PsychoGeography #45: The bunker mentality

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My grandfather, Sir Albert Henry Self, KG, KCBE, Dlit, DDL, began life as a dishwasher on the Fulham Road, and ended up Chairman of the Electricity Board.

My grandfather, Sir Albert Henry Self, KG, KCBE, Dlit, DDL, began life as a dishwasher on the Fulham Road, and ended up Chairman of the Electricity Board. But nothing signified his meteoric social climb more vividly than the smooth, green fairways of the West Hove Golf Club, of which he was the president for several decades. So total was my grandfather's devotion to golf that my father never tired of telling me that Dids - as he was known in the family - "Refused to talk to me and your uncle at all until we could handle a club." Naturally my father became an excellent golfer, with at times a scratch handicap, but from what I could observe the father-son discourse remained firmly in the bunker.

Dids himself was a mean golfer, with a wicked slash of a stroke. Family lore had it that while still a relatively junior civil servant, he'd defeated a trio of fully equipped Permanent Undersecretaries, armed only with a mashy niblick and a putter. Mashy niblick - that says it all. My grandparents' house - which, curiously, straddled the border of Brighton and Hove - was mired in the interwar period and golf was the palpable evidence of this. The menfolk spoke quite casually of such obsolete golf clubs as the spoon and the exploder, while sipping their bombshells (12 parts gin to one of vermouth) in the drawing room.

Then everyone who had a penis was obliged to adjourn to the links; my grandfather and his sons to play, my brother and I to caddy. Christ! How I came to loathe the game and all that goes with it, most especially the bloody courses. West Hove began quite sedately with three longish holes, then travelled up a broad valley north from the Worthing Road. But then the terrain changed, and the course mounted up on to the South Downs. There followed a series of increasingly wild holes, switchbacking over the bald, rounded hills. It wasn't until about the 15th that the altitude began to decline, until eventually you ended back at the 19th hole (tee-hee!), where the men would down pints, while my brother and I, high on Coca-Cola and crisps, chipped balls around the putting green.

Unhappy days. Not only were the golf bags heavy, but it always seemed to be biting cold as we hauled our loads over the man-made terrain. Even as a child the monstrous ludic hubris of the course struck me with peculiar force. Yes, there were great cities and the countryside was partitioned into an myriad fields, but here five full miles of God's earth had been sculpted and shaved so that men in funny shoes could swipe at an artificial testicle full of gutta-percha, with long, spindly clubs.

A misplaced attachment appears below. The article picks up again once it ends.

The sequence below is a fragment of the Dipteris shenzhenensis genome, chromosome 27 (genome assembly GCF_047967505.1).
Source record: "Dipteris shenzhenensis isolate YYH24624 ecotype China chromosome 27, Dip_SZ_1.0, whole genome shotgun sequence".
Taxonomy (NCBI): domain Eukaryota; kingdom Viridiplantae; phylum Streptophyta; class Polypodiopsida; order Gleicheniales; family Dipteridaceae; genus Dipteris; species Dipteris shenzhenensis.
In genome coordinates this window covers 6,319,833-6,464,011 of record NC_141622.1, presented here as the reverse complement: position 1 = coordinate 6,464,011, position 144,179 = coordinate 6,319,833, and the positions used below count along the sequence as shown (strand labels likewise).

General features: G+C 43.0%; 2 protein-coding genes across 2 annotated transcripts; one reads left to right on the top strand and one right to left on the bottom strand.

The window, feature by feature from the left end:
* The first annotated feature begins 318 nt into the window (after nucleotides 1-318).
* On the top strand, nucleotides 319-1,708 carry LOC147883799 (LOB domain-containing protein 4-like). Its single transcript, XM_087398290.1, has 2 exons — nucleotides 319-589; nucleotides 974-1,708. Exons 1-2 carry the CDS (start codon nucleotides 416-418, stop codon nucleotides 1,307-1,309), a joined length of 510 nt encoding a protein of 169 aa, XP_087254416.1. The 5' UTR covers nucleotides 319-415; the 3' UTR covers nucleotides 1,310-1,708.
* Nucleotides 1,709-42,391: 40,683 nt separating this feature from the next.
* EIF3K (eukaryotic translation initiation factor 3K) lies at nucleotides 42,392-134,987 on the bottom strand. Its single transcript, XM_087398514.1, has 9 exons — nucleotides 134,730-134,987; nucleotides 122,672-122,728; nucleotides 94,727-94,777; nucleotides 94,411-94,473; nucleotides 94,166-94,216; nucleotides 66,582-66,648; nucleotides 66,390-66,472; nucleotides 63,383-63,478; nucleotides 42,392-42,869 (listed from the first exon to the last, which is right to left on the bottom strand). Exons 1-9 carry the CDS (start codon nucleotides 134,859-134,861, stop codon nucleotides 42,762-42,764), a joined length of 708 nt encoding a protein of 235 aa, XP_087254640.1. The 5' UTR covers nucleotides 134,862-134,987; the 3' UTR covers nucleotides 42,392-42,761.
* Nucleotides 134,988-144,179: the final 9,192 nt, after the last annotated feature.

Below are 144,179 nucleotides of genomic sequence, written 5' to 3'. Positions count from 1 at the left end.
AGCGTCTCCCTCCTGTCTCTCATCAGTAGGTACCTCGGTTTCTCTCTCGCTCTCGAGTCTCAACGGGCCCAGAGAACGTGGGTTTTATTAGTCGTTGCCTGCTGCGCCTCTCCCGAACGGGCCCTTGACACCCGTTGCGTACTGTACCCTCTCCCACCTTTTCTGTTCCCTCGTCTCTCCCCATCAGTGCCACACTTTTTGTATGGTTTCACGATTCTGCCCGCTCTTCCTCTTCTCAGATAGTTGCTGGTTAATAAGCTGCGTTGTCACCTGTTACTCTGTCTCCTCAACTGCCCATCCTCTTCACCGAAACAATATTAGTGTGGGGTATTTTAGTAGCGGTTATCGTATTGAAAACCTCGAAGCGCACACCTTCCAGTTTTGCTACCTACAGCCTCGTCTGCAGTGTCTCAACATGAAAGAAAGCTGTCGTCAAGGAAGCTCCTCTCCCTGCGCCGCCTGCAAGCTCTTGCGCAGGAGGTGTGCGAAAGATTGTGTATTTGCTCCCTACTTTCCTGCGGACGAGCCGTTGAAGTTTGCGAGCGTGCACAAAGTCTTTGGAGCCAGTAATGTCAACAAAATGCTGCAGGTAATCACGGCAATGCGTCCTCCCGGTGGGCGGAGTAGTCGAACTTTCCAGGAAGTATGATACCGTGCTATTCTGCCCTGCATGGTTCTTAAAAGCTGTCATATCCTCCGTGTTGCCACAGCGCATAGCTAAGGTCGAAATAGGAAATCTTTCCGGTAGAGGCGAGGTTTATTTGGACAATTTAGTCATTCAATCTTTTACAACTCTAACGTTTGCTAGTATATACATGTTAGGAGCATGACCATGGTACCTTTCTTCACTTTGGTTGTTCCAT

My father, who was an academic specialist on town planning, would often draw my attention to the encroachment of the urban on his beloved links. This hole had been sold off to a developer, that one was being re-routed. He looked forward balefully to a day when the course would be altogether surrounded by a great South Coast conurbation. While I'm not much given to the English vice of Schadenfreude - anymore than I salute unfettered expansion of the built environment - I have to say that on the rare occasions when I pass the West Hove Golf Club, it does please me mightily to see that my father's prophecies have come to pass, and that the fairways are now mere green lanes, snaking between creosoted garden fences.

Of course, had I been able to play golf myself my mounting antipathy might have been curbed. My father tried, but while he had the patience of a passive-aggressive saint in most areas of life, when it came to sport he was distinctly curt. "Don't lift your head!" he'd cry out, as I propelled another chunk of Sussex turf high into the sky. But the trouble was that I positively liked divots - such cute little islets - and couldn't see the point of going outside in order to stare at your own feet. There was also my father's competitiveness, which made every bunker a Hitlerian fate. Doubtless it was all those unexpressed feelings, which had curdled in his own larynx while he practised his stroke and waited for the day Dids would deign to talk to him, but show my father a game and he had to win it. Even at the very end of his life he took a strange joy in beating his own pre-school grandchildren at Snakes and Ladders.

So it was that I became a subverter of golf, a stomper on greens, a kicker on tees and a nicker-of-balls, who longed only to ridicule plus-fours while building sandcastles in bunkers. But it was behaviour that cost me dear - as you will discover next week.